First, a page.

I gotta say I got mixed emotions about this one. It is the Tiger's owners doing it to their own building, its not like they got chased out.
But still, talk about a great, cheap place to get tanked! The Tiger was a regular hangout for my pals and I back in the late '80s/early 90's. However, with all the evenings (and occasional mornings) spent there, I don't think I ever ordered anything off the menu.
When I heard it was getting torn down I figured that was probably the only way to ever get rid of the roaches. On the other hand, I'm not sure even that'll do the trick....
But I think there is some justified concern about the future of some of the not-so-high end businesses around there.
Specifically, The Laurelhurst Barber Shop (great hair cut in the classic barber shop tradition, btw) did get chased out of its former location on Burnside when the landlord decided he could raise the rent (substantially) if he had a trendy-looking hair salon in there. I'm not sure how the hair salon is doing, but the gents from LBS managed to relocate a block over on Ankenny- but at this rate who knows for how long.
By and large, I'm with Ulysses- that's my old stompin'ground and I do mourn its passing.


Welcome our new condo-owning overlords! At least now we'll get that badly needed second Starbucks. And Doug Fir#2 can open up where smelly old Holman's is. Yay Portland! (That's still your name, right?)

Ciao, 28th and Burnside, you've held out longer than most.

You guys are just arguing over aesthetics, which you'll never get anyone to agree on. Futile! :)

28th and Burnside is my neighborhood and has been for 10 years. It has changed A LOT in that period of time and mostly for the better. 10 years ago there was a grocery store called FoodValue where Wild Oats is now. Wild Oats is my least favorite of the gormet organic grocers, but it is 100% better than the FoodValue. You wouldn't dare buy any sort of fresh produce at FoodValue or really feel safe shopping there past 8pm. The Hungry Tiger is an eye sore. I've only been there once, and would never go back. Scummy doesn't even begin to describe it.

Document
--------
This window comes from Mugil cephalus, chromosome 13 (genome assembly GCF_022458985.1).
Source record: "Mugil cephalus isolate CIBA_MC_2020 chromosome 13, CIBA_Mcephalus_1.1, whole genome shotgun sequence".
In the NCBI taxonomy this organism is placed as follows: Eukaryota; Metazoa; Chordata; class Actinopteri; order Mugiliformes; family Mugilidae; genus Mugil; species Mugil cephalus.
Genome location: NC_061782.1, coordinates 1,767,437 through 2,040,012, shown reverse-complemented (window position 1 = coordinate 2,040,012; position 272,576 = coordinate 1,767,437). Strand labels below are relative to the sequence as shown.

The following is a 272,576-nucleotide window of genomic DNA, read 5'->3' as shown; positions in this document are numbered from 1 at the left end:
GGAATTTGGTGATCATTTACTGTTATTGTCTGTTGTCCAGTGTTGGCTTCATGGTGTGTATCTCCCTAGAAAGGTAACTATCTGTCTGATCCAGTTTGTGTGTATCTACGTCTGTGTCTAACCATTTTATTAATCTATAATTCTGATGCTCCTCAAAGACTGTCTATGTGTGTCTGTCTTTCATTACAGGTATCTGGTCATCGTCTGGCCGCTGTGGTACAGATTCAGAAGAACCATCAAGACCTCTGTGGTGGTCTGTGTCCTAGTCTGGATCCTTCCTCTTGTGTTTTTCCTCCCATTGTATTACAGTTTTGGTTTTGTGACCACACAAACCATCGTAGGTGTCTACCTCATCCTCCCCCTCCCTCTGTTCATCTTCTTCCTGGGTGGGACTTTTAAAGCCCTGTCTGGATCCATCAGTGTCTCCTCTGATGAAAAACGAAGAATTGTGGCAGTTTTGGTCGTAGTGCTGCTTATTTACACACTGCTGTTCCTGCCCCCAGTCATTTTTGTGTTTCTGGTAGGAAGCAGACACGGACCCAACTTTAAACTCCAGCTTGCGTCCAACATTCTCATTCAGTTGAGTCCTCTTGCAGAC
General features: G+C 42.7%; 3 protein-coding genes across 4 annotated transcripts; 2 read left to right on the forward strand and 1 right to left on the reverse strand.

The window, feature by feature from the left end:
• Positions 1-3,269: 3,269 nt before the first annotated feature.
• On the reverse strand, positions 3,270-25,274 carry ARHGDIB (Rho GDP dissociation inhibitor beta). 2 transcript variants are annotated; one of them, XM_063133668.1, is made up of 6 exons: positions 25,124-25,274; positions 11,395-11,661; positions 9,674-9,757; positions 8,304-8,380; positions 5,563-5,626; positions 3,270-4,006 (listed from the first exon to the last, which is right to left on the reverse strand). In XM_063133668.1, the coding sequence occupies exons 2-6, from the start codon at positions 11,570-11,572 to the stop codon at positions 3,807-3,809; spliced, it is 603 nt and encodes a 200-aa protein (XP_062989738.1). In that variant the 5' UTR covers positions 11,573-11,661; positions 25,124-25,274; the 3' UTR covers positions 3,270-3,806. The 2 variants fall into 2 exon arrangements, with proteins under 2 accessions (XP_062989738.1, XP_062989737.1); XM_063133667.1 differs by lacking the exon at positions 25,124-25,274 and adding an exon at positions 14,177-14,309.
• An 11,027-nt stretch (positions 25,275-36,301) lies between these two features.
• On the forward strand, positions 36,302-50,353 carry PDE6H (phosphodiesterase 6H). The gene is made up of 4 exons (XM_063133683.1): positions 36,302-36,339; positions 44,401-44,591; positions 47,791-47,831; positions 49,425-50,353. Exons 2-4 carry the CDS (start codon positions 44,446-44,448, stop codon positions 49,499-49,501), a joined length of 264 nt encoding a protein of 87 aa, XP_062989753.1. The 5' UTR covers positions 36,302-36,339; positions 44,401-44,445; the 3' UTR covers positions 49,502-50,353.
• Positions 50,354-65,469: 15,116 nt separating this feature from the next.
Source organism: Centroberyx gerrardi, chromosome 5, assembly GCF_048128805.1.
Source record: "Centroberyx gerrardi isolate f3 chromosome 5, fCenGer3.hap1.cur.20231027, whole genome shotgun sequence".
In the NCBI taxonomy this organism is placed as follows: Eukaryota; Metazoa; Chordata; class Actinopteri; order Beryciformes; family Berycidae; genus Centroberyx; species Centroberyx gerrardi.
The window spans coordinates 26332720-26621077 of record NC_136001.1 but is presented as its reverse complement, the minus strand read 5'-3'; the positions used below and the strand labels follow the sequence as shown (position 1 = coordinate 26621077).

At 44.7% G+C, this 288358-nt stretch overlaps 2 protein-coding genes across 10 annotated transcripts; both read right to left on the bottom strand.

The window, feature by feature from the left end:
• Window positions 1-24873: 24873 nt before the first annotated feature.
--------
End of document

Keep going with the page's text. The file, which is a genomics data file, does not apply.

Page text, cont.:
I'm all for keeping classic iconic establishments. I still miss the old Rose's and Quality Pie in NW Portland. I miss the Organ Grinder on 82nd and don't even get me started on the Pixie Kitchen. But I won't miss the Hungry Tiger or FHB's. I'm surprised it's taken this long, actually...

How about we make a website of all current and former restaurants in Portland, and we can all vote about which ones we like and which ones we don't like.

Then, depending on the votes tallied, we can dragoon the former owners of the restaurants that we like that closed into *forcibly taking over* the restaurants that are open now that we hate.

I don't know what we do with the owners of the restaurants who will be kicked out - kill them? "Re-educate" them Stalin-style? The floor is open.

Then finally, everyone will be happy. ;)

If you find this new development lamentable, then you're probably just against change of any sort.

Nice try.

It depends on what they're going to put up. If it's the Sellwood Lofts, fine. If it's the cr*p that's being installed at 26th & Division, an abomination like 16th & Weidler, or a crude joke like SE 20th & Morrison, then no, it's not an improvement over the Hungry Tiger.

ANYTHING will be better than the Hungry Tiger--although if the restaurant is coming back, that's a moot point. The two worst Chinese restaurants in Portland are within a block of each other near 28th and Burnside (there are three total, so you can guess as to the other one). As long as they don't do anything to Holman's (home of the "beige plate").

The buildings to be torn down are not exactly architectural treasures. I surely won't miss them and I'm around there all the time. The rub is that what replaces them will be the same silly or banal architecture that characterizes most new construction in Portland. When are developers going to get hip to the fact that Portlanders like a bit of character in their buildings?

Portlanders like a bit of character in their buildings

That hardly matters. The key question for the developers around here is which types of cheap schlock the dumb, rich Californians are willing to pay for. And how much of it they can slap up on one lot, with the city planning army nodding in zombie-like approval.

Gotta say, I too remember the Food Valu but, although it may have resembled a Soviet grocery store, they always seemed stocked on frozen pizza and brew- which, at the time made a complete diet.
Going further back, my folks lived on the other side of the park, I used to walk up to the Laurelhurst Theater on Saturday afternoons with my friends and watch $1.50 movies, spending money earned delivering the Oregon Journal around that part of town.
That corner has changed quite a bit over time, without question. I'd certainly hate to see Holman's or the Laurelhurst go.

"ANYTHING will be better than the Hungry Tiger--although if the restaurant is coming back, that's a moot point. The two worst Chinese restaurants in Portland are within a block of each other near 28th and Burnside"